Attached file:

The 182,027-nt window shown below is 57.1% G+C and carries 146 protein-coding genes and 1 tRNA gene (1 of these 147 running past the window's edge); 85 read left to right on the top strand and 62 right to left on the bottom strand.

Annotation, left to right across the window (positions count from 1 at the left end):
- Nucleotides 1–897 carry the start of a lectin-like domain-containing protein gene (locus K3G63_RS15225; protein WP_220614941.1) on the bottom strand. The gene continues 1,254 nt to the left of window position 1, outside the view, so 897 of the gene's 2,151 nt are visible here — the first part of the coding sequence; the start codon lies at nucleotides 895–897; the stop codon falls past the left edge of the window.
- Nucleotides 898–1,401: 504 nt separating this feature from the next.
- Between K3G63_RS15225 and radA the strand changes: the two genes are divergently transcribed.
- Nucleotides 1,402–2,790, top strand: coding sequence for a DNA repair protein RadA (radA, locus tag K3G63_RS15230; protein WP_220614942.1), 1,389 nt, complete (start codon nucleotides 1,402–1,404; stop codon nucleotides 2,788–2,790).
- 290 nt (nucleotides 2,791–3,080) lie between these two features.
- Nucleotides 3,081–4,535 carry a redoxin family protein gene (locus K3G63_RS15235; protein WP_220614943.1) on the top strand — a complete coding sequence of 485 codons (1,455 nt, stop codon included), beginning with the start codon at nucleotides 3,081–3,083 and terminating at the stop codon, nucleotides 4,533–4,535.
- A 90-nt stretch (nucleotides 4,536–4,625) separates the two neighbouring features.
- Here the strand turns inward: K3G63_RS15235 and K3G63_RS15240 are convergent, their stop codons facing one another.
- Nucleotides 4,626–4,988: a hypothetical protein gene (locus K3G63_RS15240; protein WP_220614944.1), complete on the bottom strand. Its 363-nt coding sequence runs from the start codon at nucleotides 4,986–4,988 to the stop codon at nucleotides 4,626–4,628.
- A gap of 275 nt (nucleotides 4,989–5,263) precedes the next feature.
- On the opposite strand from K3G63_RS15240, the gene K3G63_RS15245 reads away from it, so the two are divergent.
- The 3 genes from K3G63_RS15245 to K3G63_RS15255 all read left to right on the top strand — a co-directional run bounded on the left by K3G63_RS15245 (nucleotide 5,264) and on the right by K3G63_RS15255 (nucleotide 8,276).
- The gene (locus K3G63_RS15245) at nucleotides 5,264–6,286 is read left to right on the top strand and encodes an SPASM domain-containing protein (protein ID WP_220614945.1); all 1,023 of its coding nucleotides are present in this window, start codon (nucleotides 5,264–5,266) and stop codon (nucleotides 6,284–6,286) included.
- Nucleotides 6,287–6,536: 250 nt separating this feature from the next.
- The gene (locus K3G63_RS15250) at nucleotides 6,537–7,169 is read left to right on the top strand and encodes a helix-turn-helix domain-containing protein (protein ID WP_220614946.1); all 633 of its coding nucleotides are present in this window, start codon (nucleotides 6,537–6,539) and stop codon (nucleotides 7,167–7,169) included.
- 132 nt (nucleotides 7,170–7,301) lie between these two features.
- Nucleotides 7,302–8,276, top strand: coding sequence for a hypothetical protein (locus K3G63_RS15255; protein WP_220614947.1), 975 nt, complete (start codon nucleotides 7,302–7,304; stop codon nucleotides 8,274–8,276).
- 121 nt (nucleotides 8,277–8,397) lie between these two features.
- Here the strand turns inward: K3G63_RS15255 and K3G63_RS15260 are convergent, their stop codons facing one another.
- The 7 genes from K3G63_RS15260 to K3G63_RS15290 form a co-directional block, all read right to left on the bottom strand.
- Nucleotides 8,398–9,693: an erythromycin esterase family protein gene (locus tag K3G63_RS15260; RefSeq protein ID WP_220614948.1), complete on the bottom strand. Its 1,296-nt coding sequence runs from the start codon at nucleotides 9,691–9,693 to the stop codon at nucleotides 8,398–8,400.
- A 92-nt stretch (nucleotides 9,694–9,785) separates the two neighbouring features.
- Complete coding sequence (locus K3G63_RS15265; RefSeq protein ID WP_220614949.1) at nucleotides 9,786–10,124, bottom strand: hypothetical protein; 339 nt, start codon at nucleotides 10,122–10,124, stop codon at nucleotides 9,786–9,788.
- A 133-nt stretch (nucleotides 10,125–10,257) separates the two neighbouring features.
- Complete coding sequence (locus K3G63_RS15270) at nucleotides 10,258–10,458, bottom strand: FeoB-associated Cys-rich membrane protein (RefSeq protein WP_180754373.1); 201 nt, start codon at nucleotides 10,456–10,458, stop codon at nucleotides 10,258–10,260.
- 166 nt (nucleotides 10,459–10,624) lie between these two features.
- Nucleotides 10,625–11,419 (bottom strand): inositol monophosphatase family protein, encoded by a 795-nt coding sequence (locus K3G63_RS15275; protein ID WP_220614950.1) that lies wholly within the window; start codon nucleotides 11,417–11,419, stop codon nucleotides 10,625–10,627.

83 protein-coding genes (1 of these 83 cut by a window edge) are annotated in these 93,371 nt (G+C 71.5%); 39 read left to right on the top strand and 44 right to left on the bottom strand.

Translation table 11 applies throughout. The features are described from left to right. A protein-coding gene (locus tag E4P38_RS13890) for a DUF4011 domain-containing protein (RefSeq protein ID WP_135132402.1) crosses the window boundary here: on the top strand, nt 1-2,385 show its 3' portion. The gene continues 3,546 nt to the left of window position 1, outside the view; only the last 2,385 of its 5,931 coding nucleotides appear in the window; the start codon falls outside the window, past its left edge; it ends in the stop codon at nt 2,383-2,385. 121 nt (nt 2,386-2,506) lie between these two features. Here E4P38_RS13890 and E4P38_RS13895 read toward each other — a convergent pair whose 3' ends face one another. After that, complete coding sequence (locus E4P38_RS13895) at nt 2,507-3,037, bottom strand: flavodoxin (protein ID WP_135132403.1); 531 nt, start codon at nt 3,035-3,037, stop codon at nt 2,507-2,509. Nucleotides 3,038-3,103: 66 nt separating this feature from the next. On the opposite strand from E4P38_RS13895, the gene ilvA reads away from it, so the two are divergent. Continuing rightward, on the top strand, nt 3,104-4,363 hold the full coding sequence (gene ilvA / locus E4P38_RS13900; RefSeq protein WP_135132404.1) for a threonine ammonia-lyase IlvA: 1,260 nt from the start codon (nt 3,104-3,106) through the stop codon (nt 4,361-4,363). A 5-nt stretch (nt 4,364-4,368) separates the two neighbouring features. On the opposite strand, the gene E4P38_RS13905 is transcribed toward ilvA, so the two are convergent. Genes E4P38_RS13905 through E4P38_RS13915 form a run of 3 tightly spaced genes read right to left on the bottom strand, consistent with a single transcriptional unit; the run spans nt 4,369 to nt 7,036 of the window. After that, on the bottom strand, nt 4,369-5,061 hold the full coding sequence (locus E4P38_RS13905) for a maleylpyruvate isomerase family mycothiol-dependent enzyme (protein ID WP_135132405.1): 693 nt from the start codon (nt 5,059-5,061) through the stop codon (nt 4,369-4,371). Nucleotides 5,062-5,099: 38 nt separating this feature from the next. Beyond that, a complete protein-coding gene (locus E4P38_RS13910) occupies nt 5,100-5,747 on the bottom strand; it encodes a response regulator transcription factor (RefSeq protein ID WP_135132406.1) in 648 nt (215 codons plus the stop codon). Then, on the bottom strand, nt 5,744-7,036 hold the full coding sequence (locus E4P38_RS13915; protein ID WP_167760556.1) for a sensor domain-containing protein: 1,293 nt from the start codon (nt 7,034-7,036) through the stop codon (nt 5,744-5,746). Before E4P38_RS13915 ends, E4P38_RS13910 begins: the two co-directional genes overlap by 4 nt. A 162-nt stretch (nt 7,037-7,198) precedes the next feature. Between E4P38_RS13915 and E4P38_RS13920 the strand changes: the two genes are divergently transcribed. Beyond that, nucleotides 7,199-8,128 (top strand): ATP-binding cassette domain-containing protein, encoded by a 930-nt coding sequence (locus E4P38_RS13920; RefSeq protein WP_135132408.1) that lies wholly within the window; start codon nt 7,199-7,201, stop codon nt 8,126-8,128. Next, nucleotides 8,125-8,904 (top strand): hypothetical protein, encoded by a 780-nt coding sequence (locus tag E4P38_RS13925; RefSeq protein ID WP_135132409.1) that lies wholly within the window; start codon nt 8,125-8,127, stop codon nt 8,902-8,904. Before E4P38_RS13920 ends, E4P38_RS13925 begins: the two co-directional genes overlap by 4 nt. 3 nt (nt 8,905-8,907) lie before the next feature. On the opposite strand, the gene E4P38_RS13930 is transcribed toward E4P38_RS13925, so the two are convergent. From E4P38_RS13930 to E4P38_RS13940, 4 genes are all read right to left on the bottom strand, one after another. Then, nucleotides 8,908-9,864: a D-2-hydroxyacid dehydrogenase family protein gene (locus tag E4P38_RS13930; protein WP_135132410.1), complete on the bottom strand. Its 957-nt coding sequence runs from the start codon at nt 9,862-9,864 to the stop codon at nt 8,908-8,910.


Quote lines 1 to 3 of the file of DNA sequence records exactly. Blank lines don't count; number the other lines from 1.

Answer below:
The 182,027-nt window shown below is 57.1% G+C and carries 146 protein-coding genes and 1 tRNA gene (1 of these 147 running past the window's edge); 85 read left to right on the top strand and 62 right to left on the bottom strand.

Annotation, left to right across the window (positions count from 1 at the left end):
- Nucleotides 1–897 carry the start of a lectin-like domain-containing protein gene (locus K3G63_RS15225; protein WP_220614941.1) on the bottom strand. The gene continues 1,254 nt to the left of window position 1, outside the view, so 897 of the gene's 2,151 nt are visible here — the first part of the coding sequence; the start codon lies at nucleotides 895–897; the stop codon falls past the left edge of the window.